Gravity

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  • Gravity
definition
  • The natural phenomenon by which physical bodies appear to attract each other with a force proportional to their masses. It is most commonly experienced as the agent that gives weight to objects with mass and causes them to fall to the ground when dropped. The phenomenon of gravitation itself, however, is a byproduct of a more fundamental phenomenon described by general relativity, which suggests that spacetime is curved according to the energy and momentum of whatever matter and radiation are present.
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Abstract from DBPedia
    In physics, gravity (from Latin gravitas 'weight') is a fundamental interaction which causes mutual attraction between all things with mass or energy. Gravity is, by far, the weakest of the four fundamental interactions, approximately 1038 times weaker than the strong interaction, 1036 times weaker than the electromagnetic force and 1029 times weaker than the weak interaction. As a result, it has no significant influence at the level of subatomic particles. However, gravity is the most significant interaction between objects at the macroscopic scale, and it determines the motion of planets, stars, galaxies, and even light. On Earth, gravity gives weight to physical objects, and the Moon's gravity causes tides in the oceans. Gravity also has many important biological functions, helping to guide the growth of plants through the process of gravitropism and influencing the circulation of fluids in multicellular organisms. Investigation into the effects of weightlessness has shown that gravity may play a role in immune system function and cell differentiation within the human body. The gravitational attraction between the original gaseous matter in the Universe allowed it to coalesce and form stars which eventually condensed into galaxies, so gravity is responsible for many of the large-scale structures in the Universe. Gravity has an infinite range, although its effects become weaker as objects get farther away. Gravity is most accurately described by the general theory of relativity (proposed by Albert Einstein in 1915), which describes gravity not as a force, but as the curvature of spacetime, caused by the uneven distribution of mass, and causing masses to move along geodesic lines. The most extreme example of this curvature of spacetime is a black hole, from which nothing—not even light—can escape once past the black hole's event horizon. However, for most applications, gravity is well approximated by Newton's law of universal gravitation, which describes gravity as a force causing any two bodies to be attracted toward each other, with magnitude proportional to the product of their masses and inversely proportional to the square of the distance between them: where F is the force, m1 and m2 are the masses of the objects interacting, r is the distance between the centers of the masses and G is the gravitational constant. Current models of particle physics imply that the earliest instance of gravity in the Universe, possibly in the form of quantum gravity, supergravity or a gravitational singularity, along with ordinary space and time, developed during the Planck epoch (up to 10−43 seconds after the birth of the Universe), possibly from a primeval state, such as a false vacuum, quantum vacuum or virtual particle, in a currently unknown manner. Scientists are currently working to develop a theory of gravity consistent with quantum mechanics, a quantum gravity theory, which would allow gravity to be united in a common mathematical framework (a theory of everything) with the other three fundamental interactions of physics.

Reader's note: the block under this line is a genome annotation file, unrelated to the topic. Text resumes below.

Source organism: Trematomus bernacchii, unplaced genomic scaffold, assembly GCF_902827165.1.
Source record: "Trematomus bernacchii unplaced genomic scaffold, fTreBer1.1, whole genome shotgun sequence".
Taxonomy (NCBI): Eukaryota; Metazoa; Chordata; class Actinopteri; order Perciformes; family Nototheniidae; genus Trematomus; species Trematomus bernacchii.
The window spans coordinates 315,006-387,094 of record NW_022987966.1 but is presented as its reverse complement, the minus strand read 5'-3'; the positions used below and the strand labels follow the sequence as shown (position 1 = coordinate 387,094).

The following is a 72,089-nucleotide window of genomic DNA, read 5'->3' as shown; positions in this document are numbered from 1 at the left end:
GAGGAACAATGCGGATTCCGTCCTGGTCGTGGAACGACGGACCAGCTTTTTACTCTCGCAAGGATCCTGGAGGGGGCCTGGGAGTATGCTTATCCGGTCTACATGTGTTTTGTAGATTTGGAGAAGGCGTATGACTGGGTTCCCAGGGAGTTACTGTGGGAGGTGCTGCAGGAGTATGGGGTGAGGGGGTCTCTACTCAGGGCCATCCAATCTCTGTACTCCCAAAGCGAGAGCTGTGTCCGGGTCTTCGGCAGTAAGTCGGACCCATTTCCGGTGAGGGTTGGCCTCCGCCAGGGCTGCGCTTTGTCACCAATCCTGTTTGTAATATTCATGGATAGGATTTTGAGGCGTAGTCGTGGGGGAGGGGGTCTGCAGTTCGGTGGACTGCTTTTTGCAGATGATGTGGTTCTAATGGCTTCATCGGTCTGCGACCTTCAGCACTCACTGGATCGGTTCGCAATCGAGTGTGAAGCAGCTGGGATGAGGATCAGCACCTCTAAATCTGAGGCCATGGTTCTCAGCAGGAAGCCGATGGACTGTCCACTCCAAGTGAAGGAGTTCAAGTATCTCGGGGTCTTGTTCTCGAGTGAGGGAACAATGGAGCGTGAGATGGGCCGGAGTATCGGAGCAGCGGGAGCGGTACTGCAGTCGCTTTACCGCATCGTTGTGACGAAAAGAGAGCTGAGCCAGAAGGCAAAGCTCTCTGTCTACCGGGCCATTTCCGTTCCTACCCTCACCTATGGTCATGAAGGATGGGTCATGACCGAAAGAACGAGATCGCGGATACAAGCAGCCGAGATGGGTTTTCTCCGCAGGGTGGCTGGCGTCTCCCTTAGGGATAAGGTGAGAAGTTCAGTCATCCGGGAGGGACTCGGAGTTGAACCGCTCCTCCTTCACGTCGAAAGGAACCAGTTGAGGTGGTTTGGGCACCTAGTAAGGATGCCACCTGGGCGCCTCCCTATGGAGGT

重力(じゅうりょく)とは、以下の概念のいずれかを指して用いられる。 * 地球上で物体が地面に近寄っていく現象や、それを引き起こすとされる「力」。人々が日々、物を持った時に感じているいわゆる「重さ」を作り出す原因となる力。 * 物体が他の物体に引きよせられる現象。および(その現象は《力》が引き起こしていると見なす場合の)その「力」。 * その物体の質量によって生じる時空の歪みが他の物体を引き寄せる作用。 重力に関する言葉は、英語の gravity の頭文字を取って G と略されることがある。たとえば、物理学の文献においては慣習的に、天体の表面重力を小文字の g、万有引力定数を大文字の G を用いて表す。日本語の「重力」は、オランダ語の zwaartekracht を「zwaarte(重さ)」と「kracht(力)」に分けて意訳されたものである。また、重力の働く場所が一点に集中したと考えたとき、それは重心である。

    (Source: http://dbpedia.org/resource/Gravity)

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